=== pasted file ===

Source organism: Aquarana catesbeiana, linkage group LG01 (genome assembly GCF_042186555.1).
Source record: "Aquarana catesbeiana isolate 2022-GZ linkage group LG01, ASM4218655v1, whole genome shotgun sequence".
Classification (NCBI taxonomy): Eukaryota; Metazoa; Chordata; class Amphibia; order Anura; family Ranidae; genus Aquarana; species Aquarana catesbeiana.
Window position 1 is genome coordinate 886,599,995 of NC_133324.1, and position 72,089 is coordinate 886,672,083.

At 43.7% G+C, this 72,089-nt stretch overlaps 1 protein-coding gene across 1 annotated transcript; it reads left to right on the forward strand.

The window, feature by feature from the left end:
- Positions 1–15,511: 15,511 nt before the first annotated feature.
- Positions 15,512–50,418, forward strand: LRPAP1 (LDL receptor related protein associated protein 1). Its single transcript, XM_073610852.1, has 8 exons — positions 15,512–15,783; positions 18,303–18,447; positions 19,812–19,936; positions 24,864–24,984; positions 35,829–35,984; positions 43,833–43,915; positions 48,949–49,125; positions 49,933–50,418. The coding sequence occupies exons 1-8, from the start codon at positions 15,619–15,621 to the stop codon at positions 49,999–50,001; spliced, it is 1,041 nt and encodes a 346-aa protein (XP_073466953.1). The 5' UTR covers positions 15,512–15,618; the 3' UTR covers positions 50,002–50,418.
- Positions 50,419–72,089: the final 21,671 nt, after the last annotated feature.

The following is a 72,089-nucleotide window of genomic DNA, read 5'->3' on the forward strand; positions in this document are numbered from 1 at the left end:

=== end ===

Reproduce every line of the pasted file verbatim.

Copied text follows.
Source organism: Aquarana catesbeiana, linkage group LG01 (genome assembly GCF_042186555.1).
Source record: "Aquarana catesbeiana isolate 2022-GZ linkage group LG01, ASM4218655v1, whole genome shotgun sequence".
Classification (NCBI taxonomy): Eukaryota; Metazoa; Chordata; class Amphibia; order Anura; family Ranidae; genus Aquarana; species Aquarana catesbeiana.
Window position 1 is genome coordinate 886,599,995 of NC_133324.1, and position 72,089 is coordinate 886,672,083.

At 43.7% G+C, this 72,089-nt stretch overlaps 1 protein-coding gene across 1 annotated transcript; it reads left to right on the forward strand.

The window, feature by feature from the left end:
- Positions 1–15,511: 15,511 nt before the first annotated feature.
- Positions 15,512–50,418, forward strand: LRPAP1 (LDL receptor related protein associated protein 1). Its single transcript, XM_073610852.1, has 8 exons — positions 15,512–15,783; positions 18,303–18,447; positions 19,812–19,936; positions 24,864–24,984; positions 35,829–35,984; positions 43,833–43,915; positions 48,949–49,125; positions 49,933–50,418. The coding sequence occupies exons 1-8, from the start codon at positions 15,619–15,621 to the stop codon at positions 49,999–50,001; spliced, it is 1,041 nt and encodes a 346-aa protein (XP_073466953.1). The 5' UTR covers positions 15,512–15,618; the 3' UTR covers positions 50,002–50,418.
- Positions 50,419–72,089: the final 21,671 nt, after the last annotated feature.

The following is a 72,089-nucleotide window of genomic DNA, read 5'->3' on the forward strand; positions in this document are numbered from 1 at the left end: